Br Clarence Yue
Most of us are familiar with the parable of the rich young man who probably lived a righteous life and sought for more. However, when Jesus asked him to sell all he had and follow him, the rich young man went away sad and downcast because he was a man of much treasures (riches). Two words feature prominently: “treasures” and “choices”.
Like the rich young man, I had tried to live a righteous life after my conversion experience in 2007. Some 10 years ago in 2010, I had many “treasures” – one was a beautiful young lady whom I was ready to settle down with and a promising career pathway that began at the Massachusetts Institute of Technology (MIT).
I was all set for a successful life, at least in the worldly sense of the word until my girlfriend posed this question to me (rather randomly): “Are you considering the priesthood?” I did not expect that from her considering that we were almost three years into our relationship and were planning to get married soon. I was disturbed by what she said that evening, and I gave God an ultimatum to either show me plainly what it was He wanted or I would continue with my life as planned.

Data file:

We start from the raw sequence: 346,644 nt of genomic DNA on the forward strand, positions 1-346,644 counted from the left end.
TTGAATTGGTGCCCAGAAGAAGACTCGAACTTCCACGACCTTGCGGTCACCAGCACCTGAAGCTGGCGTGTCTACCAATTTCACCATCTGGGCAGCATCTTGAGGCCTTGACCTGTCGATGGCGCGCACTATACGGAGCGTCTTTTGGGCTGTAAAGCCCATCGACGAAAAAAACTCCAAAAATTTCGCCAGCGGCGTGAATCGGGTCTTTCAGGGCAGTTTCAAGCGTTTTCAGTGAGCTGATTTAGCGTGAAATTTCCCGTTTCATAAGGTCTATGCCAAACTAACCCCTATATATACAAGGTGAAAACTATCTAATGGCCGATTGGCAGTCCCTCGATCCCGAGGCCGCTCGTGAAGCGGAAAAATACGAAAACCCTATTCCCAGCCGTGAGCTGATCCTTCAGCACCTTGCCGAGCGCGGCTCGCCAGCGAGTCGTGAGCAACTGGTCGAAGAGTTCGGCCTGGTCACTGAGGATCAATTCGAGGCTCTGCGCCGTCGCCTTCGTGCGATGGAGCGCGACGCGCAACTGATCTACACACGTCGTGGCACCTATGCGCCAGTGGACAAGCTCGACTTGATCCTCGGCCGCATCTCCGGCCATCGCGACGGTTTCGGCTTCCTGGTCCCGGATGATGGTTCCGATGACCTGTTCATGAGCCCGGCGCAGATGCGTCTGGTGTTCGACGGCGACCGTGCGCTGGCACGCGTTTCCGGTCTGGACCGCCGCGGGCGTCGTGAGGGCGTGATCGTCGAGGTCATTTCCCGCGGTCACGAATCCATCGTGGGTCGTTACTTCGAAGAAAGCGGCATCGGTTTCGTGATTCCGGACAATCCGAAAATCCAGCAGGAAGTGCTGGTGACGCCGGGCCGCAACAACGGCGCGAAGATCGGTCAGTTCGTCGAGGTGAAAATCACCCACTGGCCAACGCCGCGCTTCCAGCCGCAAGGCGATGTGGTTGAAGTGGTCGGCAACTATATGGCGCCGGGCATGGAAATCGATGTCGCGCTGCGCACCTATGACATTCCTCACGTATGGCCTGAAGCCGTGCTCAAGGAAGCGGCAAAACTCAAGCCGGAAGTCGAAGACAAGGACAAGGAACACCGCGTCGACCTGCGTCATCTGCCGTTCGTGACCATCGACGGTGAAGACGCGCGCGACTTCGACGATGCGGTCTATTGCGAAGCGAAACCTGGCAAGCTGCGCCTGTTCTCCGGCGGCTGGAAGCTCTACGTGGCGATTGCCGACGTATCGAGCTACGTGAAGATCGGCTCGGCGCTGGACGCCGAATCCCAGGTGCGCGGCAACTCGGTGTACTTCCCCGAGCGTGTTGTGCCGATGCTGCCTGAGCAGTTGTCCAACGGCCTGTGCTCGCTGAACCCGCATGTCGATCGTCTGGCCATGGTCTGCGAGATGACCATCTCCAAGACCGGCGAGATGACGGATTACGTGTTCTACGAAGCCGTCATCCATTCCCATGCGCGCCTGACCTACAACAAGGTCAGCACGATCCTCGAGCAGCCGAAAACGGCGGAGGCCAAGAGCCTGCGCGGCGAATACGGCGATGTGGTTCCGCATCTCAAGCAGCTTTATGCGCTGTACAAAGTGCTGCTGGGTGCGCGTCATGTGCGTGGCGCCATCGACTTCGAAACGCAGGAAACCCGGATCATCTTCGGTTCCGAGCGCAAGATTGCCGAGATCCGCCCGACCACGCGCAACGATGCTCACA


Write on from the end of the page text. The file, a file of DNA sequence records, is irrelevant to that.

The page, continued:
I spoke to Fr Jude David (then a seminarian) and I stepped into the Seminary for the first time in my life for a vocation recollection. I was somehow hoping against all hope that this was just me overthinking things. It took me two months after the recollection before I broke my silence to my girlfriend on all that had been transpiring within me all the while. When I finally broke the news to her, both of us were in tears because we knew what that meant for us.
I was quite angry with God! Why did He have to do this now? Why now? When we finally decided to stop seeing each other indefinitely, I remember it very clearly – it was the week before Easter 2011. My girlfriend was angry with me for giving up something that was almost certain to bear fruit – for something that I had no idea how it would turn out.